As a practicing Christian of the Hitchens sort (Peter, the good one), I welcome the news that more Americans are willing to identify as atheists. At least that clarifies matters.
I respect honest atheists more than I do many on my own side, for the same reason Jesus of Nazareth said to the tepid Laodicean church: "because you are lukewarm - neither hot nor cold - I am about to spit you out of my mouth".
Late one night in early May 2011, a preacher named Jerry DeWitt was lying in bed in DeRidder, La., when his phone rang. He picked it up and heard an anguished, familiar voice. It was Natosha Davis, a friend and parishioner in a church where DeWitt had preached for more than five years. Her brother had been in a bad motorcycle accident, she said, and he might not survive.
DeWitt knew what she wanted: for him to pray for her brother. It was the kind of call he had taken many times during his 25 years in the ministry. But now he found that the words would not come. He comforted her as best he could, but he couldn’t bring himself to invoke God’s help. Sensing her disappointment, he put the phone down and found himself sobbing. He was 41 and had spent almost his entire life in or near DeRidder, a small town in the heart of the Bible Belt. All he had ever wanted was to be a comfort and a support to the people he grew up with, but now a divide stood between him and them. He could no longer hide his disbelief. He walked into the bathroom and stared at himself in the mirror. “I remember thinking, Who on this planet has any idea what I’m going through?” DeWitt told me.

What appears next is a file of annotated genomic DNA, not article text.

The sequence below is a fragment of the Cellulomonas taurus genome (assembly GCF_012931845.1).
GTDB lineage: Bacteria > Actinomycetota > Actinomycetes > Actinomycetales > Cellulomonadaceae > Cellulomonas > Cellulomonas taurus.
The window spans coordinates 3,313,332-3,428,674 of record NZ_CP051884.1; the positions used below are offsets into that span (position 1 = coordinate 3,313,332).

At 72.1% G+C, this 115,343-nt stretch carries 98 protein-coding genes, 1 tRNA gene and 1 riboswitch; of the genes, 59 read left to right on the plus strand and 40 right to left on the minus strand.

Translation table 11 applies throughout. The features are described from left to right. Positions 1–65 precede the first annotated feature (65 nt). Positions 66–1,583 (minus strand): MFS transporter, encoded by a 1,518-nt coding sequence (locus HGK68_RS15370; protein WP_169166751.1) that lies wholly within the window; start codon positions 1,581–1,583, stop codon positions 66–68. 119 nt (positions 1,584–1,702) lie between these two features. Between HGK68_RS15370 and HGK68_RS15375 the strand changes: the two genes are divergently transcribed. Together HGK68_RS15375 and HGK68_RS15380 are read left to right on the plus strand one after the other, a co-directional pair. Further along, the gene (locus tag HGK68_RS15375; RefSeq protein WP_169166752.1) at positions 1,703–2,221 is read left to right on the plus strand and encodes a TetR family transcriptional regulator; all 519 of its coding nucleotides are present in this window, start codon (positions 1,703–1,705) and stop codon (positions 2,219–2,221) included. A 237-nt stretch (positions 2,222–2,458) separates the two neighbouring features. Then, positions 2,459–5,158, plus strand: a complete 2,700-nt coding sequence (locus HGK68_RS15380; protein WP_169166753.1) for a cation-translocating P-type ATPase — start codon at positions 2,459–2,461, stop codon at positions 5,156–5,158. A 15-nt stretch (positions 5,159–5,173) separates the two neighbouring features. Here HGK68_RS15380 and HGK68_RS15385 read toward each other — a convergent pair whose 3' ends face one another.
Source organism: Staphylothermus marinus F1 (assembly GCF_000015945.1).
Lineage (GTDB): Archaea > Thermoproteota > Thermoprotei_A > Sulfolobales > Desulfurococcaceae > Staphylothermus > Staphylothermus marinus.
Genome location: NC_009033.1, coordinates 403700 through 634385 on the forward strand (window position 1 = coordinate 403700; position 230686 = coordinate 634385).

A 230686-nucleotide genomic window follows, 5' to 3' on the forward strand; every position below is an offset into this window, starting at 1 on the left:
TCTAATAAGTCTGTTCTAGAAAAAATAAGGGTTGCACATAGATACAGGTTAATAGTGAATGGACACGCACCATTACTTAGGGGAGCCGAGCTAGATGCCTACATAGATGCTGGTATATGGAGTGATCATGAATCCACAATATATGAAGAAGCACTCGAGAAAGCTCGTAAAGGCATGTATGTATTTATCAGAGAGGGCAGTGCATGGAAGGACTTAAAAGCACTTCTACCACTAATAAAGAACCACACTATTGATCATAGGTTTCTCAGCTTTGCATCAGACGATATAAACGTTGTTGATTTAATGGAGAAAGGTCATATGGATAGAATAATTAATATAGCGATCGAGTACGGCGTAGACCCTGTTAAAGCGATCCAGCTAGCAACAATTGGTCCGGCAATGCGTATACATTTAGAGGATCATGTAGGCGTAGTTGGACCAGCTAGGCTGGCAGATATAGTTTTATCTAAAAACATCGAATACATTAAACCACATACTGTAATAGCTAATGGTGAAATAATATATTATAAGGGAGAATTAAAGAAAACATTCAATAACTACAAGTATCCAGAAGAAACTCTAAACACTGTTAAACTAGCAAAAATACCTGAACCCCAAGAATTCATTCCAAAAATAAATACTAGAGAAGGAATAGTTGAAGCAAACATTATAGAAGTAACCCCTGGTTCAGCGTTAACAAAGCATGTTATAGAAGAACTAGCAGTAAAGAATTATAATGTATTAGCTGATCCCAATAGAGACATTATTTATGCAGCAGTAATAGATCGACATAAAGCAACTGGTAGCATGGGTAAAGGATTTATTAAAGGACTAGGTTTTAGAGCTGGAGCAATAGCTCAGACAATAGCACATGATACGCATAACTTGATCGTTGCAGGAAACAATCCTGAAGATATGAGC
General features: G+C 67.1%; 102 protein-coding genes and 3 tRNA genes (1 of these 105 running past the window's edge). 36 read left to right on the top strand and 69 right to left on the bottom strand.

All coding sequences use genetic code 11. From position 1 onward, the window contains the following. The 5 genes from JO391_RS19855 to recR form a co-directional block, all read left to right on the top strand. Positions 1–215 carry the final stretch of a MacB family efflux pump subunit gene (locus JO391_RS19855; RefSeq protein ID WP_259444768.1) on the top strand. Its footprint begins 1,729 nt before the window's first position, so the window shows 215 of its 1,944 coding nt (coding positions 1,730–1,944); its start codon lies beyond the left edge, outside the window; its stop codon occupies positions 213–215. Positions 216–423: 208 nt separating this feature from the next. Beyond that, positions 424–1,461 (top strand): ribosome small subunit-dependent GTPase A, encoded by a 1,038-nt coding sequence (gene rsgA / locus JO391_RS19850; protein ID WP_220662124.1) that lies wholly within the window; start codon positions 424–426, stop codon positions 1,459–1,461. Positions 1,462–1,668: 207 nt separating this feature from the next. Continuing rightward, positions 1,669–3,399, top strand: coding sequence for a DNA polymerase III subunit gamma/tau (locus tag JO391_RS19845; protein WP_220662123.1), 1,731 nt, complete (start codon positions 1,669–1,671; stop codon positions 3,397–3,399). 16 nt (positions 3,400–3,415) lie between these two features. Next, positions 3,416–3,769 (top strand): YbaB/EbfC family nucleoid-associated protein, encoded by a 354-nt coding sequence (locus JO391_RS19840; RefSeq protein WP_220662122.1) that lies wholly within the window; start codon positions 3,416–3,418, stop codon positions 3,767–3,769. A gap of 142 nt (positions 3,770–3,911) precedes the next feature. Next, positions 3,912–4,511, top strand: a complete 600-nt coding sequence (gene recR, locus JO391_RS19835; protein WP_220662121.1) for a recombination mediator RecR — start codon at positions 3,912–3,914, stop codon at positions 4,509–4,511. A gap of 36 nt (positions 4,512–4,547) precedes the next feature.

As his wife slept, he fumbled through the darkness for his laptop. After a few quick searches with the terms “pastor” and “atheist,” he discovered that a cottage industry of atheist outreach groups had grown up in the past few years. Within days, he joined an online network called the Clergy Project, created for clerics who no longer believe in God and want to communicate anonymously through a secure Web site.
DeWitt began e-mailing with dozens of fellow apostates every day and eventually joined another new network called Recovering From Religion, intended to help people extricate themselves from evangelical Christianity. Atheists, he discovered, were starting to reach out to one another not just in the urban North but also in states across the South and West, in the kinds of places DeWitt had spent much of his career as a traveling preacher. After a few months he took to the road again, this time as the newest of a new breed of celebrity, the atheist convert. They have their own apostles (Bertrand Russell, Richard Dawkins, Christopher Hitchens) and their own language, a glossary borrowed from Alcoholics Anonymous, the Bible and gay liberation (you always “come out” of the atheist closet).
DeWitt quickly repurposed his preacherly techniques, sharing his reverse-conversion story and his thoughts on “the five stages of disbelief” to packed crowds at “Freethinker” gatherings across the Bible Belt, in places like Little Rock and Houston. As his profile rose in the movement this spring, his Facebook and Twitter accounts began to fill with earnest requests for guidance from religious doubters in small towns across America. “It’s sort of a brand-new industry,” DeWitt told me. “There isn’t a lot of money in it, but there’s a lot of momentum.”
Ava Wilson has not received any gifts yet
Don't get me wrong, the Old Testament is worth being burned (and as a hard-core reader, who faints when the page of a book is torn, that's something for me to…